It's hard to believe, but just 12 months ago, with the threat of the coronavirus looming, there was still a question as to whether SXSW could still go ahead. But as companies like Twitter and HBO pulled out, finally, on March 6, the, making the event one of the early conference casualties for the year.
Since then, events and conferences, fromto have all gone virtual, trying to maintain the hype and excitement in-person gatherings can generate, while keeping everyone safe at home. In 2021, SXSW will be no different.
Instead of a sprawling, weekend-to-weekend event -- punctuated by tacos and barbecue -- SXSW is offering its keynotes, sessions and featured speakers online, on demand, March 16-20.
"Pivoting to an entirely virtual online event has lots of challenges but it also creates lots and lots of opportunities," said Hugh Forrest, chief programming officer for SXSW.
This year, SXSW has snagged big names from the worlds of tech, politics, entertainment and more. On the bill are Stacey Abrams, Amy Klobuchar, Pete Buttigieg and former President George W. Bush., Mark Cuban, Ava Duvernay, James Cameron and the are on tap as well. While Forrest didn't say who, he mentioned the conference was able to nab some speakers now that no one has to commit to flying in.
And hey, Willie Nelson will be there, too.
Reflecting on a changed world
Since 1987, SXSW has offered a wide range of sessions and speakers covering everything from business, education, the environment, entertainment and more. In some ways, SXSW is about everything.
In the past, SXSW has organized itself into different tracks. Before the pandemic hit, organizers decided to structure the event a bit differently. They picked seven themes to schedule talks around. Some of those themes, such as An Uncertain Future, The Rebirth of Business, A New Urgency and An Uncharted Future have been oddly prescient.
Take A New Urgency, for example. Forrest says it "reflects everything from what we saw in the 2020 election to the Black Lives Matters protests over the summer, to businesses that are refocusing in the wake of COVID and taking on a new social."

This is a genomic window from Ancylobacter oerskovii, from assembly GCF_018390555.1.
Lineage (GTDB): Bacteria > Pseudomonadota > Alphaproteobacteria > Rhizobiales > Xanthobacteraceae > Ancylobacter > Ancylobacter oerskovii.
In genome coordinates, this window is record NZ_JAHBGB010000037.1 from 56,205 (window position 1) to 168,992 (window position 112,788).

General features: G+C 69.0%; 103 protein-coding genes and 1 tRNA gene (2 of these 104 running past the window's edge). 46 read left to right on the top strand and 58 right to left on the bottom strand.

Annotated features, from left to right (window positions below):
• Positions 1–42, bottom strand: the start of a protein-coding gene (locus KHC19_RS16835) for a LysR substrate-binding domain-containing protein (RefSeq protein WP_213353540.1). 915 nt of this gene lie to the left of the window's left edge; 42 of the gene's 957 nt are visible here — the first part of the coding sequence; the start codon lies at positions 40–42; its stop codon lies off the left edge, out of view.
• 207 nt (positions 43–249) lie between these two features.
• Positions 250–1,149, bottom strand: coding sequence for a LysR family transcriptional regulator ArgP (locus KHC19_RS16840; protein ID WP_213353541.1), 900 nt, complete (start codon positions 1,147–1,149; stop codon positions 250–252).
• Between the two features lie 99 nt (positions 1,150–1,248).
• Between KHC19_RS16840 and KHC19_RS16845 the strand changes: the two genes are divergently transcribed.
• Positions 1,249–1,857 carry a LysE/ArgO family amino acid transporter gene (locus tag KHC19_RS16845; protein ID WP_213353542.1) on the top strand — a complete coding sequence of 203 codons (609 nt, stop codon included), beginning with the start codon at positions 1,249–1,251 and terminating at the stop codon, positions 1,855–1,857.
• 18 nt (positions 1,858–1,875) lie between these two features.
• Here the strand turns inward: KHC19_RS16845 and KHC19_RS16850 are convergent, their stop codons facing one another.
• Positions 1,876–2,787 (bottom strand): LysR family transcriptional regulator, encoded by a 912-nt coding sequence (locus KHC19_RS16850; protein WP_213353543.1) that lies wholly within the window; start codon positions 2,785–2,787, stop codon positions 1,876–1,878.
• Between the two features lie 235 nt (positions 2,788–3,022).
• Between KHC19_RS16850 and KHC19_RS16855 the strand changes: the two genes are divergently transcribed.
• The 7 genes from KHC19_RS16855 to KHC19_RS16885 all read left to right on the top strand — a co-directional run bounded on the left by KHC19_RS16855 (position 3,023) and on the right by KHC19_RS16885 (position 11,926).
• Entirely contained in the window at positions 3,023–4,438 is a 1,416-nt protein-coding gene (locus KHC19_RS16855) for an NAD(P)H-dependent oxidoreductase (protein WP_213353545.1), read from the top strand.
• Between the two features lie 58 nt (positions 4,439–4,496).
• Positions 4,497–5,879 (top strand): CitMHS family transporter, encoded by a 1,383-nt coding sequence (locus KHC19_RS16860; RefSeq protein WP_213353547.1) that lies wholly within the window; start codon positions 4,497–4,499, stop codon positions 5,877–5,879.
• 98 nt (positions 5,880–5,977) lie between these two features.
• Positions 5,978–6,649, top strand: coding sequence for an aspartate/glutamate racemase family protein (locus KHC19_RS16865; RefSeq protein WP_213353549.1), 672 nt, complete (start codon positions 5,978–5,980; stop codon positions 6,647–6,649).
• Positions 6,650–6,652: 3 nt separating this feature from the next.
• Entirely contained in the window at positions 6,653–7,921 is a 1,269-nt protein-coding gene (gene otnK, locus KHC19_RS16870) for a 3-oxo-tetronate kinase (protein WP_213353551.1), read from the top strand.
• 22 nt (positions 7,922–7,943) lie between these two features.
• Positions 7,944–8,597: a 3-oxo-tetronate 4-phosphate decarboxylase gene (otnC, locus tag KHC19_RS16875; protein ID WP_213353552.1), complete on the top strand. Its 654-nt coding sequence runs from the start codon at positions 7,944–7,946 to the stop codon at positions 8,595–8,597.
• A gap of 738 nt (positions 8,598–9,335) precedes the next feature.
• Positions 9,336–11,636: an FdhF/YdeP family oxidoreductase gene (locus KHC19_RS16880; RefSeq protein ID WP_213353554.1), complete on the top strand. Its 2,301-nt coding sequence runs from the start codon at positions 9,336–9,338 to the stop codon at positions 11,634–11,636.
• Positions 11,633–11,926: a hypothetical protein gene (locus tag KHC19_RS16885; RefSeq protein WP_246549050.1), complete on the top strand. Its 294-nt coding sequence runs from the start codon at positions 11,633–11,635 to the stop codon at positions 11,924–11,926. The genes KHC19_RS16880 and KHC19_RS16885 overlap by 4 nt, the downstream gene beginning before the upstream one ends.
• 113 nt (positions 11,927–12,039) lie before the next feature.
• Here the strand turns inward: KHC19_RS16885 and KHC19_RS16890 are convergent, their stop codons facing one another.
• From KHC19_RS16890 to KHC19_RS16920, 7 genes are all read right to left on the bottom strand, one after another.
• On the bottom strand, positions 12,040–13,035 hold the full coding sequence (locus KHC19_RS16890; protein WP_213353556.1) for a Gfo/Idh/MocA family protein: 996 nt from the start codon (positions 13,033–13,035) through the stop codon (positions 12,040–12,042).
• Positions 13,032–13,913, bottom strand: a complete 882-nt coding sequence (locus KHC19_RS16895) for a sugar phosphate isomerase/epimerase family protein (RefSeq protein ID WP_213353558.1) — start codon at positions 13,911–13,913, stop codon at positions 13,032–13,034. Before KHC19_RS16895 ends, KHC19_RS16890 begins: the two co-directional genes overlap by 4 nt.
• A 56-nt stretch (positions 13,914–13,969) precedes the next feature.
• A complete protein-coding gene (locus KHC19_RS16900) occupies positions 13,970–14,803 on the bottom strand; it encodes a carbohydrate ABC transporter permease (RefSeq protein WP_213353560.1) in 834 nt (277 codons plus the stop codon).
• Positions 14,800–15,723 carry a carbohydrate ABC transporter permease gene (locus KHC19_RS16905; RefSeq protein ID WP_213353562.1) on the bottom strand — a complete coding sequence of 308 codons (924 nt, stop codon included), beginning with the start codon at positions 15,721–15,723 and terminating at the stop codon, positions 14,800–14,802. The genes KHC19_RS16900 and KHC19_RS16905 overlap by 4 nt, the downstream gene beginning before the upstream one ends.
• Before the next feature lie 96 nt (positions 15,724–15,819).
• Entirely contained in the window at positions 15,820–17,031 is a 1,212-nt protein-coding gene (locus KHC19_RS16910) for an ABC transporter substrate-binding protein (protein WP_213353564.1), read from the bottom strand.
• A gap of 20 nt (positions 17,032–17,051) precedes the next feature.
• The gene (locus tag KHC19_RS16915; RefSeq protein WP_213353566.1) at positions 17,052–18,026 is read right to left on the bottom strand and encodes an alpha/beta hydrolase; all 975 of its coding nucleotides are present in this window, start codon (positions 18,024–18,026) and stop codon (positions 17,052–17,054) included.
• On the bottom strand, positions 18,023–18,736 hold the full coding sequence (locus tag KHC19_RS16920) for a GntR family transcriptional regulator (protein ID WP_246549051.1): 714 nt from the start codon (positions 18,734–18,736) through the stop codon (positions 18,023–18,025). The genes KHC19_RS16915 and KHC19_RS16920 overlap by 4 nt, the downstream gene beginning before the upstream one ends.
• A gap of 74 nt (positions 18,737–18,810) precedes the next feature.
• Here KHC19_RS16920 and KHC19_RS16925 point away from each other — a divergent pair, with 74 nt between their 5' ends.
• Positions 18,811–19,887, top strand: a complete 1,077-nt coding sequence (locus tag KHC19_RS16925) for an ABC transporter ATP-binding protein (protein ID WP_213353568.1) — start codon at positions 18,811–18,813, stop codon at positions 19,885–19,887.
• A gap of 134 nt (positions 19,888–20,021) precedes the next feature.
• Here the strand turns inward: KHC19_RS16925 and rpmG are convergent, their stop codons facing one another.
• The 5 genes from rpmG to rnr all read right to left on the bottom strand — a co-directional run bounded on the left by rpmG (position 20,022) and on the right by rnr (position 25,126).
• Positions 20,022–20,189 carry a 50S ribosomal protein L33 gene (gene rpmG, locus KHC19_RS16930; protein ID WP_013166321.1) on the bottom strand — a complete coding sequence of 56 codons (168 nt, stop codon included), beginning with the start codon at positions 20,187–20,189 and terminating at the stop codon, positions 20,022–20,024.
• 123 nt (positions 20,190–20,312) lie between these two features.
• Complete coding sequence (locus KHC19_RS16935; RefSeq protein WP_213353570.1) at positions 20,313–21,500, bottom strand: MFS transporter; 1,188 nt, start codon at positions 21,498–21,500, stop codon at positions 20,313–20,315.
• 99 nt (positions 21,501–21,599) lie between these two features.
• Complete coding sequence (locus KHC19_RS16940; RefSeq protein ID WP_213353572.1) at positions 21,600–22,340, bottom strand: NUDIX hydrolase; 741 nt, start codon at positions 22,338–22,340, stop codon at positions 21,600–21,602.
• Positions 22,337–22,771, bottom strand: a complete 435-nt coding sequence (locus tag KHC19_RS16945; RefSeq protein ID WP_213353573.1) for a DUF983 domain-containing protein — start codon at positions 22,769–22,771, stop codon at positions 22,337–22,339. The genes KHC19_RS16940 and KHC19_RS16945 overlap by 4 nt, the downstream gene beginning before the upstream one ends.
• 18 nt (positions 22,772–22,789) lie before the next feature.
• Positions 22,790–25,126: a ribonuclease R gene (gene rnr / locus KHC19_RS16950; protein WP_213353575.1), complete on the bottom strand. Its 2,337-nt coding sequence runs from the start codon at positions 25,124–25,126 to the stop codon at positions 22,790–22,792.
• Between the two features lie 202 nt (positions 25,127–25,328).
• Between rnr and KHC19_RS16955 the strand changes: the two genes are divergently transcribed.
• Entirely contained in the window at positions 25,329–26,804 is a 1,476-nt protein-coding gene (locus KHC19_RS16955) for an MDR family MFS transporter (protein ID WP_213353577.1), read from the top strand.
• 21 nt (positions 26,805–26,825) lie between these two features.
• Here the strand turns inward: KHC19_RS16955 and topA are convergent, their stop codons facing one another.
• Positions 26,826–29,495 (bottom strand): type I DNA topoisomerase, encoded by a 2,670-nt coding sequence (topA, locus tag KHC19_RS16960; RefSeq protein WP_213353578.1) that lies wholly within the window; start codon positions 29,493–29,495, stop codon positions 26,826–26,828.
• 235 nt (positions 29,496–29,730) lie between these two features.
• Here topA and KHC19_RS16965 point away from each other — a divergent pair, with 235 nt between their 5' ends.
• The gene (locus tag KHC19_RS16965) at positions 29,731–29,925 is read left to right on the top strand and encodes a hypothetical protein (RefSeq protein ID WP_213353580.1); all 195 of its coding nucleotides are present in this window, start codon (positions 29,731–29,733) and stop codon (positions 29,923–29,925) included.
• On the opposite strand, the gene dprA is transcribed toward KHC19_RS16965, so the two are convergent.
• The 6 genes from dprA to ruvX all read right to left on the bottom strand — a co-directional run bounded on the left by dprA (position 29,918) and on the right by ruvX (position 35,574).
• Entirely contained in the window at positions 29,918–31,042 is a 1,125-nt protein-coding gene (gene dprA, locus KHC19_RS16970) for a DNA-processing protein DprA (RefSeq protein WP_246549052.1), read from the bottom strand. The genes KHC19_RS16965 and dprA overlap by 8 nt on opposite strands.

Another theme, Tech's Path Forward, takes a critical look at the technology industry, the systems it's built, and what exactly the implications are, good and bad. Klobuchar's panel will tackle questions regarding regulation, antitrust concerns and how revised liability laws could make tech companies more responsible for the content on their platforms. The upcoming Hulu documentary WeWork: Or the making and breaking of a $47 Billion unicorn also makes its debut, telling the story of the rise and fall of the coworking space startup, and its co-founder Adam Neumann.
As you'd might expect, there are panels relating to the coronavirus. Scientists from Johns Hopkins University will discuss how they used data to create the dashboard that publications and organizations have come to rely on for tracking the spread of the virus globally.
NASA alone is bringing plenty of future food for thought, including sessions on the James Webb Telescope, the building of life-sustaining environments on other plants and living on Mars -- something particularly timely with the February landing of the Perseverance Rover.
Unofficial SXSW on Clubhouse
Apart from SXSW programming, there's an element to the event that's purely social. While SXSW will offer some ways to keep the conversations going via various online platforms, on an unofficial level, buzzy audio-only chat app Clubhouse could play a role at SXSW 2021.
The app, launched in March 2020, is invite only and currently works only on iPhones. It's already proving to be a place where people are taking their side conversations, whether it's about an awards show, or Oprah's interview with Prince Harry and Meghan Markle.
Two longtime SXSW attendees are already hosting a regular Clubhouse room about SXSW.
"There's always that, 'let's talk tea about what just happened,'" said Brian Wallace, founder of infographic design agency NowSourcing. "It's going to be irresistible for people to just jump into a SXSW Clubhouse after-hours discussion."
Leigh Durst, Bay Area founder and author talked about what some called SXSW serendipity -- those right time, right place, right person networking or social interactions -- and the desire to replicate that as best as possible.
"I think we will be seeing significant use of Clubhouse of side channel discussions," she said, among other platforms like Zoom.
SXSW 2021's hits and misses remain to be seen, but Forrest is hoping this year will bring some perks despite the circumstances, like the ability to watch sessions on demand, to not have to worry about room capacity, or sit out the event because of the sometimes prohibitive costs of travel and lodging.
And perhaps some of that might stick around into the future.
"Hopefully, when we are back to a real world, real life event in 2022, that would be augmented by a robust online presence, more robust than what we had done before," Forrest said.